Frenchie Mae Cumpio

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Philippine journalist Frenchie Mae Cumpio was arrested in the early morning of February 7, 2020, along with four human rights activists in a series of police raids in Tacloban City, Leyte province. She is being held in pretrial detention on charges of illegal firearms possession and terrorism financing.

Cumpio, executive director of the Eastern Vista news website and a radio news anchor at Aksyon Radyo Tacloban DYVL 819, frequently covers alleged police and military abuses, according to news reports and a statement by the National Union of Journalists of the Philippines, a local press freedom group. Before her arrest, Cumpio faced harassment and intimidation from people she believed to be security agents, the statement said.

Cumpio has denied the charges, according to Rhea Padilla, national coordinator of the AlterMidya network of independent media groups that includes Eastern Vista, who is in communication with Cumpio’s lawyers. In an email to CPJ, Padilla said the firearms charge was “a false accusation meant to justify her illegal arrest,” and said that Cumpio’s lawyers alleged that authorities had planted the weapons.

Authorities have accused Eastern Vista reporters of being associated with the Communist Party of the Philippines and its New People’s Army wing, politicized accusations often leveled at journalists known as “red-tagging,” according to news reports.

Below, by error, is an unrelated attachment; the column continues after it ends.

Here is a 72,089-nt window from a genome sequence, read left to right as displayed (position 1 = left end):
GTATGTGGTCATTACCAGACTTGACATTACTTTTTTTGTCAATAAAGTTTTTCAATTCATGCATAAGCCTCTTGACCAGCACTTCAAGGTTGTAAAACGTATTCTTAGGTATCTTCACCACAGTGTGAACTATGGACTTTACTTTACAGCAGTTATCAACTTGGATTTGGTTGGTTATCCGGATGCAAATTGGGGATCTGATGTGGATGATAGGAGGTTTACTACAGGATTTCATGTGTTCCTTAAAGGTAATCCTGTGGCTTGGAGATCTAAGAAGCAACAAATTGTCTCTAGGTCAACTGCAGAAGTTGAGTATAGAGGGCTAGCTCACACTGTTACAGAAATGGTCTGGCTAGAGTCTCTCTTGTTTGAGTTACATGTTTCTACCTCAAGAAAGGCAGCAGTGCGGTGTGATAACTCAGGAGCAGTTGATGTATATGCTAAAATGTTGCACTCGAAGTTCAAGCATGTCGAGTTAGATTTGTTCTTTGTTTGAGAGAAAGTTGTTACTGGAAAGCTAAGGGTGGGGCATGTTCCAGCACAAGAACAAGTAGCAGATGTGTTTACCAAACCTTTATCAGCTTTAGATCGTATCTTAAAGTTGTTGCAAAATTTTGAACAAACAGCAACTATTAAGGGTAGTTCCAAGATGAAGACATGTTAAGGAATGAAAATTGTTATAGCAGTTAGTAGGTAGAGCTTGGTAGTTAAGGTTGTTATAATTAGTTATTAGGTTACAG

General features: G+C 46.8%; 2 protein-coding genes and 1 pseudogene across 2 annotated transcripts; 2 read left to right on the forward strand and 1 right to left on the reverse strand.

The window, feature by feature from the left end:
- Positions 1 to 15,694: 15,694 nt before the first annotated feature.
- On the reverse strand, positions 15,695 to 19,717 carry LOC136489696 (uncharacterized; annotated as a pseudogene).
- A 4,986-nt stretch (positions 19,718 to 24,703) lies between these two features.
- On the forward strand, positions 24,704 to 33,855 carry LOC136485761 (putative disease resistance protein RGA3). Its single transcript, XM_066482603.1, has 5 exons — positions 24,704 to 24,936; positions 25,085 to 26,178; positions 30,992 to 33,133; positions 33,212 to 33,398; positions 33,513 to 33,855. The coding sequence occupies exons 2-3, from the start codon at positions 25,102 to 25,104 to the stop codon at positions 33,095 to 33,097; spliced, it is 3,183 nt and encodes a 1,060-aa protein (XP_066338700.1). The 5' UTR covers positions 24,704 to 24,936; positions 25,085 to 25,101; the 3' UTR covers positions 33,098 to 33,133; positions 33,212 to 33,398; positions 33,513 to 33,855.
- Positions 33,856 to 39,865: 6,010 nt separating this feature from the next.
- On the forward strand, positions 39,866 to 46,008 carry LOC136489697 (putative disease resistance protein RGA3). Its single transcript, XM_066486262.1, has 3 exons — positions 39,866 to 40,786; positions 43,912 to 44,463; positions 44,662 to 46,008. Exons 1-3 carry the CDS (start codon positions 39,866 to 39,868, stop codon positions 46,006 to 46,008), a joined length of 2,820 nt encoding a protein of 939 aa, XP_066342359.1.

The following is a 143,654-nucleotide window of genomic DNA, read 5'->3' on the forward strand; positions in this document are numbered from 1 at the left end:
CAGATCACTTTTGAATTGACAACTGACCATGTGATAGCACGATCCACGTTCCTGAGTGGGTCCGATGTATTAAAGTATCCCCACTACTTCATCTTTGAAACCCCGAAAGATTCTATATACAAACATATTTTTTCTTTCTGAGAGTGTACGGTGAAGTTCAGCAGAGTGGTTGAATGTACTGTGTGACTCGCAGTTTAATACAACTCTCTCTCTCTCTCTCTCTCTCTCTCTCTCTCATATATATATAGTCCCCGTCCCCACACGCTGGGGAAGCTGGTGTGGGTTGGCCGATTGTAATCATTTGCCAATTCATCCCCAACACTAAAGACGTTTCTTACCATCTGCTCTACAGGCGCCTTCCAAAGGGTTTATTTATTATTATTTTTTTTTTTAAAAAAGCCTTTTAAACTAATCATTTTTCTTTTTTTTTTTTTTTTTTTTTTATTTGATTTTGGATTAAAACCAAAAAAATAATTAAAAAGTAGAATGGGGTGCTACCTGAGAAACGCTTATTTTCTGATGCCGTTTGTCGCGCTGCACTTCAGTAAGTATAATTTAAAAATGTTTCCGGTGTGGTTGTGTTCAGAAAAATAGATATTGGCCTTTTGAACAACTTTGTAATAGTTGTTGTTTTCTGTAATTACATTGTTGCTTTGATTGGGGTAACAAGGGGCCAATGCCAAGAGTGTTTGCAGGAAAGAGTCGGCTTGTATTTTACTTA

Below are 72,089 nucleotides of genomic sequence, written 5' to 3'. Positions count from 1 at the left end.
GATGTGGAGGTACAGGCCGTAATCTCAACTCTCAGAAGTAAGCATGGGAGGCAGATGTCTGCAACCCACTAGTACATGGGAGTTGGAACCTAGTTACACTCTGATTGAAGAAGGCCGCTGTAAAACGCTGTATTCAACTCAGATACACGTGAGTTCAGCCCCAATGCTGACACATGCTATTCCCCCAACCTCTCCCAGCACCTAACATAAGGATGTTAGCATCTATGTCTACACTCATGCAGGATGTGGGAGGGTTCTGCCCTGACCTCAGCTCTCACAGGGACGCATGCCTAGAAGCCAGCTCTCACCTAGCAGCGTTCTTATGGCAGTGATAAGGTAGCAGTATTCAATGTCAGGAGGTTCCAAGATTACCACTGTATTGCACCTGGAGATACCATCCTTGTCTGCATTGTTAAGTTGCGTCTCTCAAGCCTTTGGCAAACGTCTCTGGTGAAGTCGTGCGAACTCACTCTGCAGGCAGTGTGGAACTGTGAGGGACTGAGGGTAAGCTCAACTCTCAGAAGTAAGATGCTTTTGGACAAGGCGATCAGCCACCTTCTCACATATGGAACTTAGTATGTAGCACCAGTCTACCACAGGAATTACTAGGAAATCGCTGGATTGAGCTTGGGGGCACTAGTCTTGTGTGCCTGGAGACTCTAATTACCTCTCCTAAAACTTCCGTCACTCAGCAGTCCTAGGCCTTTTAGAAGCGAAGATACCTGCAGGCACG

During the first hearing in her trial on June 23, 2020, at Tacloban Regional Trial Court Branch 45, presiding Judge Georgina Perez denied a motion from the defense to quash the search warrant used in Cumpio’s arrest on the grounds it was conducted in the middle of the night and without witnesses, the Philippine Star reported.

In July 2021, state prosecutors filed a new terrorism financing case against her with the Department of Justice, and the result of an initial investigation was released in September 2021, showing that funds were found at Cumpio’s house at the time of her arrest, Padilla told CPJ via email.

In the first quarter of 2022, the case was moved from Catbalogan, Samar province to Tacloban City. According to Padilla, Cumpio stands accused of “facilitating the distribution of funds and other logistical supplies, such as ammunitions, to the Communist Party of the Philippines and its New People’s Army armed wing.”  

Later in 2022, Anti-Money Laundering Council authorities in Manila initiated a “civil forfeiture” case related to the terrorism financing charges against Cumpio, Padilla said.

If convicted of illegally possessing firearms, Cumpio could face six to 12 years in prison, according to the Philippine law governing firearms and ammunition. If convicted under Section 8 and other provisions related to terrorism financing of the Anti-Terrorism Act of 2020, she faces a maximum of 40 years in prison as defined by “reclusion perpetua” penalties.

On April 17, 2023, CPJ monitored a hearing in her illegal arms trial in Tacloban City. Her lawyer, Ruben Palomino, told CPJ that her trial was “pure harassment” and that there was “no legal basis” for the case against her. Hearings were ongoing in late 2023, according to Padilla, who communicated with CPJ by email. 

As of late 2023, Cumpio was being detained at the Tacloban City Jail, Padilla said.

CPJ emailed the Presidential Task Force on Media Security and the Philippine National Police for comment on Cumpio’s court trials and her health and treatment in prison in October 2023, but did not receive any replies.